Internet fraud warning: There are various Internet scams in Moldova that target foreigners. Since 2008, "phishing" schemes have hacked the bank accounts of U.S. businesses and transferred the money to Moldova. Internet auction fraud, in which buyers fail to pay for purchases or send counterfeit checks as payment, is not uncommon.
Be aware of dating scams, in which someone you met over the Internet asks for money. They may say they need money to help their family, buy plane tickets, pay medical bills, provide "economic solvency funds," etc. A number of U.S. citizens have been defrauded. Fraud committed in Moldova is subject to Moldovan law and could prove difficult to prosecute. The U.S. Embassy can do little to assist U.S. citizens defrauded via the Internet. Please see our information on International Financial Scams.
If arrested: If you are arrested in Moldova, authorities of Moldova are required to notify the U.S. Embassy of your arrest. However, Moldovan police, particularly in Transnistria, do not always report the arrest or detention of U.S. citizens. If you are concerned the Department of State may not be aware of your situation, you should request the police or prison officials to notify the U.S. Embassy of your arrest.
CRIMINAL PENALTIES: While you are traveling in Moldova, you are subject to its laws even if you are a U.S. citizen. Moldovan laws and legal systems can be vastly different than our own. In some places you may be taken in for questioning if you don't have your passport with you. In some places, it is illegal to take pictures of certain buildings. In some places driving under the influence could land you immediately in jail. These criminal penalties will vary from country to country. There are also some activities that might be legal in Moldova, but still illegal in the United States, and you can be prosecuted under U.S. law if you buy pirated goods. Engaging in sexual conduct with children or possessing or disseminating child pornography in a foreign country is a crime prosecutable in the United States.If you break local laws in Moldova, your U.S. passport will not help you avoid arrest or prosecution.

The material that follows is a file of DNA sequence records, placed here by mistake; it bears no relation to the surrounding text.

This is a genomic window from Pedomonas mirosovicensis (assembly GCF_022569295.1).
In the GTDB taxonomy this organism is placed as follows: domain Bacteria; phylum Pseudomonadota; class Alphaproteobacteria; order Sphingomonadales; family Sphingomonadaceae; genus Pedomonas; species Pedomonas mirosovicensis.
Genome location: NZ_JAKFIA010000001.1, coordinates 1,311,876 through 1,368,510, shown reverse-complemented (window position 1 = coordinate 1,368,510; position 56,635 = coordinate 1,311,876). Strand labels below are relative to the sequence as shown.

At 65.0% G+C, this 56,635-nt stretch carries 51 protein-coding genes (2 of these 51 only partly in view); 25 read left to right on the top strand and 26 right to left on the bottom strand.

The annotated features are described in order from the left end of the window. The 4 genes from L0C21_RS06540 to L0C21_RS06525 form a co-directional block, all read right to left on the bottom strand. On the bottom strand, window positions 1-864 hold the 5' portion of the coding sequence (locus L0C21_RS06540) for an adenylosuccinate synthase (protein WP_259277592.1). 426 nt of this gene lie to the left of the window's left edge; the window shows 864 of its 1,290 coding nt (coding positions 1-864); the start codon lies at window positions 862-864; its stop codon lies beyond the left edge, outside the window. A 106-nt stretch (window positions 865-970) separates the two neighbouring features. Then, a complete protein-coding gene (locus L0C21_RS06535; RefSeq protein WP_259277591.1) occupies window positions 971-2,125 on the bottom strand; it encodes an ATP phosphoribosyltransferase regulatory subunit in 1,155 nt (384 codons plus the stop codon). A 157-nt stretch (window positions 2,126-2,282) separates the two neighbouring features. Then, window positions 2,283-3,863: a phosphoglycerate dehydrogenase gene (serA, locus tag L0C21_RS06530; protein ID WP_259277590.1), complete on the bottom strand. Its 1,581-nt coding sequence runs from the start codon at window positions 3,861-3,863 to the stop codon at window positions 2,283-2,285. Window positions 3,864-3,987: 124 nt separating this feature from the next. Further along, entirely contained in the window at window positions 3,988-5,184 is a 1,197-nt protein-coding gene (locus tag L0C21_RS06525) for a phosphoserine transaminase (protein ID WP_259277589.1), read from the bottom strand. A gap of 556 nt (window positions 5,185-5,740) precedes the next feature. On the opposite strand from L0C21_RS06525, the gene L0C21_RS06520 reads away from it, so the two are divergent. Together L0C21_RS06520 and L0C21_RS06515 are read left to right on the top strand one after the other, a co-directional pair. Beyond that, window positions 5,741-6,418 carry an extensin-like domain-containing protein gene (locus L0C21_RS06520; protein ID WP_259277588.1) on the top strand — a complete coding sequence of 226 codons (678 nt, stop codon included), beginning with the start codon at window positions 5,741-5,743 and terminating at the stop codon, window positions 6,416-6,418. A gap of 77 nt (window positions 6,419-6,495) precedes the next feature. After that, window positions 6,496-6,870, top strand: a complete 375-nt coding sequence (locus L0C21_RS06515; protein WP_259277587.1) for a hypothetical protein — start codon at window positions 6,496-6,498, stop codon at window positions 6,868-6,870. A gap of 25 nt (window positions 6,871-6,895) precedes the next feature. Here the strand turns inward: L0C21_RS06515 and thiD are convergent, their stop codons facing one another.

SPECIAL CIRCUMSTANCES: You should register large sums of foreign currency and declare all valuable goods with Moldovan customs authorities when you arrive in Moldova. Contact the Moldovan Embassy in Washington, D.C. for more information about customs requirements.
Business in Transnistria: As noted in the "Threats to Safety and Security" section above, a separatist regime controls a narrow strip of land in eastern Moldova known as Transnistria ("Pridnestrovie" in Russian). Exercise caution if you plan to do business in Transnistria. The U.S. Embassy cannot offer consular or commercial services to U.S. citizens in Transnistria. Moldovan law requires firms (including those located in Transnistria) to register with the Moldovan Government and to use Moldovan customs seals on their exports. Under a December 2005 agreement between Moldova and Ukraine, Ukrainian customs and border officials require Moldovan customs seals on goods exported from Moldova, including Transnistria, and are enforcing this requirement with EU assistance. Transnistrian firms not legally registered with Moldovan authorities operate in contravention of Moldovan law, which complicates or even prevents the import or export of goods. The Government of Moldova has indicated that it will not recognize the validity of contracts for the privatization of firms in Transnistria that are concluded without the approval of the appropriate Moldovan authorities. A number of Internet fraud schemes also originate in Transnistria.